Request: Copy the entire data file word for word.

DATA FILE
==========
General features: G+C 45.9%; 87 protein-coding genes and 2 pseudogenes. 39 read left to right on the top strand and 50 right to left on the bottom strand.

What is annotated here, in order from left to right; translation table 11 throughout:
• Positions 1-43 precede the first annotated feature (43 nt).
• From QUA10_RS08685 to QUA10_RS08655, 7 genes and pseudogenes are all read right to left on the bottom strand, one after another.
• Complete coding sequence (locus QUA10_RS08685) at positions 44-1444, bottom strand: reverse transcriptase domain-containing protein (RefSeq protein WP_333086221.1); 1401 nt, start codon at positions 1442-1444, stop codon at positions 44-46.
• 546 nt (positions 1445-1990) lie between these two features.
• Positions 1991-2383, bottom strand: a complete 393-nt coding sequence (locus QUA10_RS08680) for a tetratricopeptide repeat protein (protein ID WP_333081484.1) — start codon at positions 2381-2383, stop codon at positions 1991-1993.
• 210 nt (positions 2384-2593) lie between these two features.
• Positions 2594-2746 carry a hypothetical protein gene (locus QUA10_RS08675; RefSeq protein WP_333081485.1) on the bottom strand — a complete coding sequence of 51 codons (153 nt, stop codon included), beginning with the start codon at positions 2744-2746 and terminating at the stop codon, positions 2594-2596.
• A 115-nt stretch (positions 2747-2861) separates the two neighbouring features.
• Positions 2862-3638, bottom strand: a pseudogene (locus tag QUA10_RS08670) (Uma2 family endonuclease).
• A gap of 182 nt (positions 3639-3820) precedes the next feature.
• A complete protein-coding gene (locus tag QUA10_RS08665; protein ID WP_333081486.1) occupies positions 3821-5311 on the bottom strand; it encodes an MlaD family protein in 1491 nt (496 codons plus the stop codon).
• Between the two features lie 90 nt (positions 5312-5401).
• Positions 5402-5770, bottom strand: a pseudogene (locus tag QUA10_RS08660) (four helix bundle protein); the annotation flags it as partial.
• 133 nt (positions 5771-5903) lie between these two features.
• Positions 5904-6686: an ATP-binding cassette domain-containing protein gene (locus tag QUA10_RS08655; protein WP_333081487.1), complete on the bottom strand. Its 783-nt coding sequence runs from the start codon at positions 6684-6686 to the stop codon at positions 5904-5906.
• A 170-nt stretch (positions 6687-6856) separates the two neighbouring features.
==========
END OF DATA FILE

General features: G+C 45.9%; 87 protein-coding genes and 2 pseudogenes. 39 read left to right on the top strand and 50 right to left on the bottom strand.

What is annotated here, in order from left to right; translation table 11 throughout:
• Positions 1-43 precede the first annotated feature (43 nt).
• From QUA10_RS08685 to QUA10_RS08655, 7 genes and pseudogenes are all read right to left on the bottom strand, one after another.
• Complete coding sequence (locus QUA10_RS08685) at positions 44-1444, bottom strand: reverse transcriptase domain-containing protein (RefSeq protein WP_333086221.1); 1401 nt, start codon at positions 1442-1444, stop codon at positions 44-46.
• 546 nt (positions 1445-1990) lie between these two features.
• Positions 1991-2383, bottom strand: a complete 393-nt coding sequence (locus QUA10_RS08680) for a tetratricopeptide repeat protein (protein ID WP_333081484.1) — start codon at positions 2381-2383, stop codon at positions 1991-1993.
• 210 nt (positions 2384-2593) lie between these two features.
• Positions 2594-2746 carry a hypothetical protein gene (locus QUA10_RS08675; RefSeq protein WP_333081485.1) on the bottom strand — a complete coding sequence of 51 codons (153 nt, stop codon included), beginning with the start codon at positions 2744-2746 and terminating at the stop codon, positions 2594-2596.
• A 115-nt stretch (positions 2747-2861) separates the two neighbouring features.
• Positions 2862-3638, bottom strand: a pseudogene (locus tag QUA10_RS08670) (Uma2 family endonuclease).
• A gap of 182 nt (positions 3639-3820) precedes the next feature.
• A complete protein-coding gene (locus tag QUA10_RS08665; protein ID WP_333081486.1) occupies positions 3821-5311 on the bottom strand; it encodes an MlaD family protein in 1491 nt (496 codons plus the stop codon).
• Between the two features lie 90 nt (positions 5312-5401).
• Positions 5402-5770, bottom strand: a pseudogene (locus tag QUA10_RS08660) (four helix bundle protein); the annotation flags it as partial.
• 133 nt (positions 5771-5903) lie between these two features.
• Positions 5904-6686: an ATP-binding cassette domain-containing protein gene (locus tag QUA10_RS08655; protein WP_333081487.1), complete on the bottom strand. Its 783-nt coding sequence runs from the start codon at positions 6684-6686 to the stop codon at positions 5904-5906.
• A 170-nt stretch (positions 6687-6856) separates the two neighbouring features.